“There is not a crime, there is not a dodge, there is not a
trick, there is not a swindle, there is not a vice which does not live
by secrecy.”
– Joseph Pulitzer.

At approximately 6pm on
Wednesday last week, Amazon ousted wikileaks.org
from its servers after concerted and aggressive political pressure from
America’s Homeland Security Committee.  The move came after three solid
days of ‘Cablegate
– the largest intelligence leak in history.  251,287 dispatches from
more than 250 US embassies and consulates, to be published slowly but
surely in the weeks and months ahead.  Among them are allegations of
corruption, cover-ups and secret collusion between US and UK officials;
dirty tactics exposed on a grand scale.  Politicians, diplomats and
corporations across the world must now be trembling.  Could they be
next?

As international
reaction testifies, the repercussions of Cablegate are massive.
Wikileaks is changing the world without invitation, and the political
establishment does not approve.  A global witch-hunt for Julian   Assange, Wikileaks’ co-founder and
figurehead, is now in full swing.  Assange should be “hunted” and “executed” say prominent American politicians, who
want him extradited and charged under the country’s 1917 Espionage Act, a
law introduced to combat socialists and pacifists during the Red
Scare.  “Obama should put out a contract [to have Assange assassinated]
and maybe use a drone or something,” said
Professor Tom Flanagan
, a former advisor to Canadian Prime Minister
Stephen Harper.  While in France, the birthplace of the Enlightenment,
Wikileaks was described as a “threat to democracy”. 

Even David Cameron, a
devout convert to the church of “A New Politics”, has strongly condemned Wikileaks
for their hand in Cablegate.  “We condemn the unauthorised release of
classified information,” his spokesman said on Monday.  “Governments
need to be able to operate on a confidential basis when dealing with
this kind of information.”  Yet it was only 10 months ago, in February,
that Cameron stood before an audience and proclaimed his commitment to
open government and transparency.  “Sunlight is the best disinfectant,”
he said at the time

In
February, though, Cameron was not Prime Minister.  He was still
masquerading as a fresh faced candidate for change – a new alternative
to the ugly political past.  He could afford to pontificate about wild
things like “open government” and “transparency” because there was no
way to test him on it.  He could tell the public what they wanted to
hear, and then backtrack from his position once in government – the
oldest trick in the book.  His Cablegate position confirms this is
indeed what he has done, quite blatantly, on the principle of
“transparency”.      

So far Cameron’s strategy on
Cablegate has been one of avoidance and denial.  “We are not going to
get drawn into the detail of the documents,” said his spokesman.  The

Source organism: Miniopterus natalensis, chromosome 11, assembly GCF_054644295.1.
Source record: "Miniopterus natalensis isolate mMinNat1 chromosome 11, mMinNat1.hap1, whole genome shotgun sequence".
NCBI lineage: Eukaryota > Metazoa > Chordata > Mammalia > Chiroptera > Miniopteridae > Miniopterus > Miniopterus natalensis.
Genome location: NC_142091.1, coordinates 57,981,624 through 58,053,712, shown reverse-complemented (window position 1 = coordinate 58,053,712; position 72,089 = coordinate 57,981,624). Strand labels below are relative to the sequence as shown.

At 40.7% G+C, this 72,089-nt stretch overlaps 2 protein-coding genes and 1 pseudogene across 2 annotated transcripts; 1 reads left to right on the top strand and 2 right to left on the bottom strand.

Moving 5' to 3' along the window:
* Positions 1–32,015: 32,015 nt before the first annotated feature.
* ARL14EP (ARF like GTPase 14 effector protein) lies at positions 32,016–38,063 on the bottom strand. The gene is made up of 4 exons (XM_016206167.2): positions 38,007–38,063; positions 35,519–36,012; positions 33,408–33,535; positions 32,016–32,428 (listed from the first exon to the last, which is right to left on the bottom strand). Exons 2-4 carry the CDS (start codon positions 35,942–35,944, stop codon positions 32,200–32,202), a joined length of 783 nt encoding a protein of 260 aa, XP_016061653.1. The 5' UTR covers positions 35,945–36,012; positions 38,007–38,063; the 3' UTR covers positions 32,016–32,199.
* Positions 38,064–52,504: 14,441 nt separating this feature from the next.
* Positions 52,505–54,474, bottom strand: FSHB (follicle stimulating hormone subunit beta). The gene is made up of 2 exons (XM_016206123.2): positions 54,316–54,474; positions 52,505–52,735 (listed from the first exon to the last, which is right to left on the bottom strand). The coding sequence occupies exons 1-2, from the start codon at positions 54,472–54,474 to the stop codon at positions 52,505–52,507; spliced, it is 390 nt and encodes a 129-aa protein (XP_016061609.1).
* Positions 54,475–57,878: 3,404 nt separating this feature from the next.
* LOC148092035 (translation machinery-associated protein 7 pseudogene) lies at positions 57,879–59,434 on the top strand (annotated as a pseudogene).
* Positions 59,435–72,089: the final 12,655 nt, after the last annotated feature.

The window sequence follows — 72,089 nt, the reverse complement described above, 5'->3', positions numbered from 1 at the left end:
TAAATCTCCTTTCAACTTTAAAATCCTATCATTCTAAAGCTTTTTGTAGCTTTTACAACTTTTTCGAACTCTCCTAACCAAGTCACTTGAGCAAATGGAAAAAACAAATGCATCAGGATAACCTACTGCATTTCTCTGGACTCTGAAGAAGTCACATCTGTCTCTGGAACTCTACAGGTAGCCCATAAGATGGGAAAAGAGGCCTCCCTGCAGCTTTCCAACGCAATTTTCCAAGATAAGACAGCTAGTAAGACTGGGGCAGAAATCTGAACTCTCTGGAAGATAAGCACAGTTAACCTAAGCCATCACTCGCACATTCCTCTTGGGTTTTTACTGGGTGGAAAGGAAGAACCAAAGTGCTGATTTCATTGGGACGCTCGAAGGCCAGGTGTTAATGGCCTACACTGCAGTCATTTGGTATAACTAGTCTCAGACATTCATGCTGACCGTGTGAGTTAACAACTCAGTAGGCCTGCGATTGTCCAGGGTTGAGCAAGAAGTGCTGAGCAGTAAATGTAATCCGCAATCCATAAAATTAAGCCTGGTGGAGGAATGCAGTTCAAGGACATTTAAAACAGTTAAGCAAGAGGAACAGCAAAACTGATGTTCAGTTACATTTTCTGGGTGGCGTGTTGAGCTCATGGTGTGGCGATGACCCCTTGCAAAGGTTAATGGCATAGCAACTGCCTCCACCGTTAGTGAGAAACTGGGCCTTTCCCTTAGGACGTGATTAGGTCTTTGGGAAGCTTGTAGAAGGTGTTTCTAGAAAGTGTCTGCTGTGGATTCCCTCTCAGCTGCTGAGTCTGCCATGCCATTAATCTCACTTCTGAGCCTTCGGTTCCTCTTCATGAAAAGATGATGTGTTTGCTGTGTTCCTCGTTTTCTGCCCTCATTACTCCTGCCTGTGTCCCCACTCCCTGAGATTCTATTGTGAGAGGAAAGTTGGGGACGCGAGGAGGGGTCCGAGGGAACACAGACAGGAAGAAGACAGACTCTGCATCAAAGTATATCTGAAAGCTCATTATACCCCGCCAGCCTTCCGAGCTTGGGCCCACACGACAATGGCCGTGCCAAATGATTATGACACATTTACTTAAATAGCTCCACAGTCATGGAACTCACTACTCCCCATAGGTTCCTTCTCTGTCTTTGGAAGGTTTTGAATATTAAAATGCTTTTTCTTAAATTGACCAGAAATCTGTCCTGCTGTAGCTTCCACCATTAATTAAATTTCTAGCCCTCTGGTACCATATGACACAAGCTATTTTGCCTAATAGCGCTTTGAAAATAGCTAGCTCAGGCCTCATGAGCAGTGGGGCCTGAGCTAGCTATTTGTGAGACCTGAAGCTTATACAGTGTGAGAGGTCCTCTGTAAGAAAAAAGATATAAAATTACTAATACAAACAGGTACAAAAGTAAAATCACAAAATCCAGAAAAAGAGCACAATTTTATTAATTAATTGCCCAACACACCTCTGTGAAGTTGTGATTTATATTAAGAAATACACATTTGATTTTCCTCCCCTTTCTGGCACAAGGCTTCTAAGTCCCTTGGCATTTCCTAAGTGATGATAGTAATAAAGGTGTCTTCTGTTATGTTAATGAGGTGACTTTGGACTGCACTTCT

Prime Minister was instead in Zurich yesterday alongside David Beckham
and Prince William, making a failed bid to host the World Cup in 2018. 
But he cannot evade the encroaching reality of this exposé for much
longer.  According to the cables released so far, British officials not
only promised to protect US interests during the Iraq
inquiry, but also made a deal with the US to allow the country to
keep cluster bombs in the UK despite the ban on the munitions signed by
Gordon Brown
.  The cluster bombs issue, it is said, was deliberately
concealed from parliament and was approved by then Foreign Secretary
David Miliband. 

Clearly this raises serious questions about what
appears to be a festering culture of backroom democracy across the
western world, in which Britain is complicit.  Diplomatic secrecy, as
critics of Wikileaks argue, may well be in some cases entirely justified
and necessary – however not if it means nurturing what Assange himself
describes as the “corruption of governance”.

The
central problem, it seems, is that this “corruption of governance” runs
so deep.  It is embedded within the very DNA of the political class and
has been for generations, hence the high-level, across the board
political resistance and opposition to the brand of total transparency
advocated by Wikileaks. 

Yet as politicians and other
powerful figures call for the head of Assange, in their haste they have
forgotten he is merely the figurehead of the organisation.  The
human face of Wikileaks, he is bold, brave and deeply principled.  His
commitment and dedication to truth and justice should be applauded.  But
they could hang, draw and quarter Assange and Wikileaks would still
survive – thrive, even.  “You can kill a man but you can’t kill an
idea,” as the civil rights activist Medgar Evers once said. 

And
an idea is precisely what Wikileaks has become.  It is no longer simply a
website – it is a pure expression of democratic ideals, a philosophy
realised by the force of technology.  The powerful may condemn and
attempt to repress Wikileaks and all it represents, but the situation
has long since spun far from their control.  Facilitated by the
internet, a new battleground has been established.  All traditions now
hang in the balance and all bets are off.

Ryan Gallagher writes for Open Democracy. This article has been republished from openDemocracy.net under a Creative Commons licence.